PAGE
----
Yesterday, a historic climate deal was reached in Paris, wherein almost 200 nations committed to lowering greenhouse gas emissions in an attempt to stave off the cataclysmic effects of climate change. President Barack Obama and Secretary of State John Kerry championed the agreement as a “turning point for the world,” crediting his administration as being influential in the development of the accord. However, despite the scientific consensus on climate change being that it is happening and humans are complicit, conservative lawmakers in Washington have been quick to point out that the deal “is subject to being shredded in 13 months.”
Senate Majority Leader Mitch McConnell, R-Ky., has stated that President Obama is “making promises he can’t keep” and that if the Republicans win the White House in the 2016 Presidential election, the agreement could effectively be reversed.
Sen. James Inhofe, R-Okla., has said that Americans can expect the agreement to be used by the Obama Administration to justify the establishments of emission targets for every sector of the U.S. economy. Of course, this is the same Sen. Inhofe who famously threw a February snowball in the Senate chambers as proof climate change is a myth.
I suppose this is the impact campaign donations from oil and natural gas companies have on the legislative process. You know, turning otherwise intelligent men in bumbling idiots.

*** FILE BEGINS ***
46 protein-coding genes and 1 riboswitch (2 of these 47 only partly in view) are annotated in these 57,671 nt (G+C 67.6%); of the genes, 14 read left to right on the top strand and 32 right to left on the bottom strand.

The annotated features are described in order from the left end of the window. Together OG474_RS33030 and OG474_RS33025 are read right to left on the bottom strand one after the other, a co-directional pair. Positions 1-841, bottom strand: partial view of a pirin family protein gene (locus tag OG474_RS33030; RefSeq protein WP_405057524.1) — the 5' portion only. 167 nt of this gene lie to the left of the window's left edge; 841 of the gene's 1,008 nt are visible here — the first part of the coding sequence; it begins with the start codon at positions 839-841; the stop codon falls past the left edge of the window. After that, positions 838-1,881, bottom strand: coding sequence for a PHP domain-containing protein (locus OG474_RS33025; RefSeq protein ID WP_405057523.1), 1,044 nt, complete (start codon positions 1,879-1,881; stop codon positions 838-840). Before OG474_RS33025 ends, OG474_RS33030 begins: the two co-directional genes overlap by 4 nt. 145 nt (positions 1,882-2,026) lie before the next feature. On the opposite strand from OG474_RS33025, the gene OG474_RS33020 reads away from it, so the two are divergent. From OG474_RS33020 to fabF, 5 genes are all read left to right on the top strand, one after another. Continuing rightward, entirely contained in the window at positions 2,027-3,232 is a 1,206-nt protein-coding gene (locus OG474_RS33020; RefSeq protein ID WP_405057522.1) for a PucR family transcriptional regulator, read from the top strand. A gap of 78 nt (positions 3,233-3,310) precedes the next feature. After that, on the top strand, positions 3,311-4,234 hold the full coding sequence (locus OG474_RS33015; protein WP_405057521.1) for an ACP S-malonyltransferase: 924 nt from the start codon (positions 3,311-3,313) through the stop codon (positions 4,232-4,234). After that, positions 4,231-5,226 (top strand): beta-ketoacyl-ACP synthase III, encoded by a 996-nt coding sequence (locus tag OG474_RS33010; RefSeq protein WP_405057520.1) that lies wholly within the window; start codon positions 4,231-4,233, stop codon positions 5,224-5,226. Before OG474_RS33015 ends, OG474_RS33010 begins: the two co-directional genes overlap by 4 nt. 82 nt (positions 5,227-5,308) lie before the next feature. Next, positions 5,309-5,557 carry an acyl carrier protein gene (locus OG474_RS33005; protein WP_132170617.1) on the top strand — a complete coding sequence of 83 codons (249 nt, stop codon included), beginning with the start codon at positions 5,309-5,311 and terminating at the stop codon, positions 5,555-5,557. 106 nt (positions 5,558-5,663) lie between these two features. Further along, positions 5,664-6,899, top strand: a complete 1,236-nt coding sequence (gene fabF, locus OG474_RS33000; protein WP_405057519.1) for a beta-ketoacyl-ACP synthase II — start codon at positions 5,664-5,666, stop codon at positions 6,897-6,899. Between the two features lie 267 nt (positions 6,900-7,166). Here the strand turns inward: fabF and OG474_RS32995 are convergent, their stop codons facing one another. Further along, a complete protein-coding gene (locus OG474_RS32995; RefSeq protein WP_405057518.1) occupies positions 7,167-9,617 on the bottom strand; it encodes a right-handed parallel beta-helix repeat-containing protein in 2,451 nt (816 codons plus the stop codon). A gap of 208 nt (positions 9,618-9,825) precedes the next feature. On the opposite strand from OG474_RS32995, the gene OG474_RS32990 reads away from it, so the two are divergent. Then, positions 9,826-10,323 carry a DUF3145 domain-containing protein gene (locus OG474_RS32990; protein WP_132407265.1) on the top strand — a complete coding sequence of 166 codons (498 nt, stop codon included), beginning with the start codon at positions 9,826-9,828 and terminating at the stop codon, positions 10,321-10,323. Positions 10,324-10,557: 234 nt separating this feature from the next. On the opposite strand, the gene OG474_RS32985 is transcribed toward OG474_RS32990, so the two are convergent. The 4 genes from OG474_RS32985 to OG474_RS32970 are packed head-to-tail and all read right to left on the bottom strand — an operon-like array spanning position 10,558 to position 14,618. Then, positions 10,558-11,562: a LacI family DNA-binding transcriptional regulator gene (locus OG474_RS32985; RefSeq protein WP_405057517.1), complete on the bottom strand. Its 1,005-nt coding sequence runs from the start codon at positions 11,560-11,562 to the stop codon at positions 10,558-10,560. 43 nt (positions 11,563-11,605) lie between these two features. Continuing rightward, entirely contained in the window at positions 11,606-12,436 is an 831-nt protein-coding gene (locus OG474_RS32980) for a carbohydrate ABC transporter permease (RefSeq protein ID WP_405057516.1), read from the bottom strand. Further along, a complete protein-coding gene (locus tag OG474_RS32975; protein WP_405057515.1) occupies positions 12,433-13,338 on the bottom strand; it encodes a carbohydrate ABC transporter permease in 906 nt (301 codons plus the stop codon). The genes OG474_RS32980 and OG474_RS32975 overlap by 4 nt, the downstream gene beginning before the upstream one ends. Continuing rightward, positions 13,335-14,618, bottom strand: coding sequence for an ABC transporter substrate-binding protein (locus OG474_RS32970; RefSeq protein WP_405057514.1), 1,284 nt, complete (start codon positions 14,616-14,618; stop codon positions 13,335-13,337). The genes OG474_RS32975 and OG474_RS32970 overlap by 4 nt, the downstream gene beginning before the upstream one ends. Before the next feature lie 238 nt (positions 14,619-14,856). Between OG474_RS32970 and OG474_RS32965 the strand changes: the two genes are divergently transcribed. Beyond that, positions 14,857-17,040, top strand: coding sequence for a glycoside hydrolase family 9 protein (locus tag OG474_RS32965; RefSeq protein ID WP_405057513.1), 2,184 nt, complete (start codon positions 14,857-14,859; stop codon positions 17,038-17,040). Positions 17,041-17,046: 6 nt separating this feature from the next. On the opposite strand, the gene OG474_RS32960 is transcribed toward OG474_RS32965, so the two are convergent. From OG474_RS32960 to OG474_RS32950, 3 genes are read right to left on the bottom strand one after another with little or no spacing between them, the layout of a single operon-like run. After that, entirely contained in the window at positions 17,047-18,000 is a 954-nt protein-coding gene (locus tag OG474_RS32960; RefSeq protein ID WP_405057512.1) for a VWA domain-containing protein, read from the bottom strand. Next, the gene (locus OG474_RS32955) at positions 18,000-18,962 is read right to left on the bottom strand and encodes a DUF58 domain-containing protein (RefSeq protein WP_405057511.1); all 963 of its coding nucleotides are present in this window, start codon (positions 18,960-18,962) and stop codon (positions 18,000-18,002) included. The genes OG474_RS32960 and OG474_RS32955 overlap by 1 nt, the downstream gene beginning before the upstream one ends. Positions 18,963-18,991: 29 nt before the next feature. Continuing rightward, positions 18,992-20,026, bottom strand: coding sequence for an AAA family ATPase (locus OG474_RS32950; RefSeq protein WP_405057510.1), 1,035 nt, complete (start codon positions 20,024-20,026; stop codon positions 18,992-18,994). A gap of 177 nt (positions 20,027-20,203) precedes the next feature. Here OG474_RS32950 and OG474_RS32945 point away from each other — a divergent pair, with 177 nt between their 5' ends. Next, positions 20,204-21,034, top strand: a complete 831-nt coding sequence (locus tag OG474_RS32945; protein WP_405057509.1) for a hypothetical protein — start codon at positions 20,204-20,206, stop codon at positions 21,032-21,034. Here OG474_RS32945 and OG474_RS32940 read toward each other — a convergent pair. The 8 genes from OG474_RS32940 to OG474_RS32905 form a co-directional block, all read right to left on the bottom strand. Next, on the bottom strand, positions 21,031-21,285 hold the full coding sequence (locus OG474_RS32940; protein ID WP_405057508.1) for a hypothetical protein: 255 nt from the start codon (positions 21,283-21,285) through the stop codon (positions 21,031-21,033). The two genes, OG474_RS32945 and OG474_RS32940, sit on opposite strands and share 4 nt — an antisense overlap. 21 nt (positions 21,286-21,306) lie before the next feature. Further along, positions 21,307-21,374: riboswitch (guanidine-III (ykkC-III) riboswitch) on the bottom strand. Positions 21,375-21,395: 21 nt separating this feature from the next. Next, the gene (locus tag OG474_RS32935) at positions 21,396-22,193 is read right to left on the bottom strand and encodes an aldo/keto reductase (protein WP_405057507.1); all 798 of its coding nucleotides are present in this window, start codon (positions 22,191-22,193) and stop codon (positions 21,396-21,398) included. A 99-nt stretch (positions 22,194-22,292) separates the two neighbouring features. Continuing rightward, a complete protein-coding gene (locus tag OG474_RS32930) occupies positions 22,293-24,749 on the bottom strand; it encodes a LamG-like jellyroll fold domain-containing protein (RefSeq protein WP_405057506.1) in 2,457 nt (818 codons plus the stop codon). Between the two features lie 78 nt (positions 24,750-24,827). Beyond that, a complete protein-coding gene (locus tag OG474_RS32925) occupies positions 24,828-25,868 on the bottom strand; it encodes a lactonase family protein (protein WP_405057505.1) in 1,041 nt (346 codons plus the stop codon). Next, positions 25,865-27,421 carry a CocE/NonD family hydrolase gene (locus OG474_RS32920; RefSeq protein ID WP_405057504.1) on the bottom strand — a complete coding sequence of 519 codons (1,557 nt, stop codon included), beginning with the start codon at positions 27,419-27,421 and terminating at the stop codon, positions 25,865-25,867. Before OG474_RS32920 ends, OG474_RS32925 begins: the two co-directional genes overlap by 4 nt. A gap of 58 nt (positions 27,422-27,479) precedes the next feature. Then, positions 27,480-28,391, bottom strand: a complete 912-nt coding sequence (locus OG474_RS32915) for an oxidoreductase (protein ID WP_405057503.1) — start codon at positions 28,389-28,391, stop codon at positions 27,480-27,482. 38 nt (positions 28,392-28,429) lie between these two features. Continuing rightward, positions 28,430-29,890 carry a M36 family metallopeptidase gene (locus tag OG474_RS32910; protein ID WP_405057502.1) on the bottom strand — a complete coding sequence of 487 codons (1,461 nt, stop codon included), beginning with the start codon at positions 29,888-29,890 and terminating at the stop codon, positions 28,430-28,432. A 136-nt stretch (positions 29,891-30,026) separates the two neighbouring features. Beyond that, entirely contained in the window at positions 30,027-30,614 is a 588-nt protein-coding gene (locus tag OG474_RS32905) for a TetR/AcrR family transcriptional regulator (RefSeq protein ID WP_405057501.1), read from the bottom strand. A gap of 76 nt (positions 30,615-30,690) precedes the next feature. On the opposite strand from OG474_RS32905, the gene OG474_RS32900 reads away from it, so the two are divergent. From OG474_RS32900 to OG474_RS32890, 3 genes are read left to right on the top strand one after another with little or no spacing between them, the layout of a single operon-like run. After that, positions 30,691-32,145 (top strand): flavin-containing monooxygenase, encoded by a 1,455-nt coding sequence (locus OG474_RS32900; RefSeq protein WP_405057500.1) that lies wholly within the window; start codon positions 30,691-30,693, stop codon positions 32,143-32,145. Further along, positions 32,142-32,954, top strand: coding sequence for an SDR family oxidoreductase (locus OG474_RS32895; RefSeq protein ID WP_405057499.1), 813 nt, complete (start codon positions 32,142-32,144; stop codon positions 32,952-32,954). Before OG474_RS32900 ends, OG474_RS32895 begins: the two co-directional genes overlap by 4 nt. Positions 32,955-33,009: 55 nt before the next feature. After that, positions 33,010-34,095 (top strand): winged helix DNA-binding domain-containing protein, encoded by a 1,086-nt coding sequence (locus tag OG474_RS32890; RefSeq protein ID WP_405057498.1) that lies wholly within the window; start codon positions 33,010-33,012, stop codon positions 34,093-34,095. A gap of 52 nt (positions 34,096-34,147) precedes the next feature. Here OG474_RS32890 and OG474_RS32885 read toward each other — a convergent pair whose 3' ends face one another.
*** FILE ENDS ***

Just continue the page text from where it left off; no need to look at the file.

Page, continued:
Kerry swiftly responded to Inhofe’s comments from Paris. From The Huffington Post:
“I have news for Senator Inhofe. The United States of America has already reduced its emissions more than any other country in the world.”
In contrast to the rabid lunacy of the GOP, Democrats in Congress praised the deal and the President’s influence over the proceedings. House Democratic leader Nancy Pelosi of California called the deal a “monumental moment” and praised President Obama for his leadership at the Paris conference. Senate Minority Leader Harry Reid, D-Nev., spoke about the degree in which climate change is an existential threat to humankind and that no county on its own can stem the tide.
Yet, while American political leaders continue their back-and-forth over climate change, it doesn’t diminish the fact that scientific consensus on climate change is what it is and that public consensus on climate change is what it is. 97 percent of scientists agree that climate change is happening and that human activities are to blame for it. Though not a staggering majority, 58 percent of the public shares the sentiment.
Regardless of this edition of conservative mouth-breathing, fact-denying rhetoric, the Paris agreement is a huge deal and a long time coming. I just wonder if it might be a little too late. However, even having said that, at least something is getting done.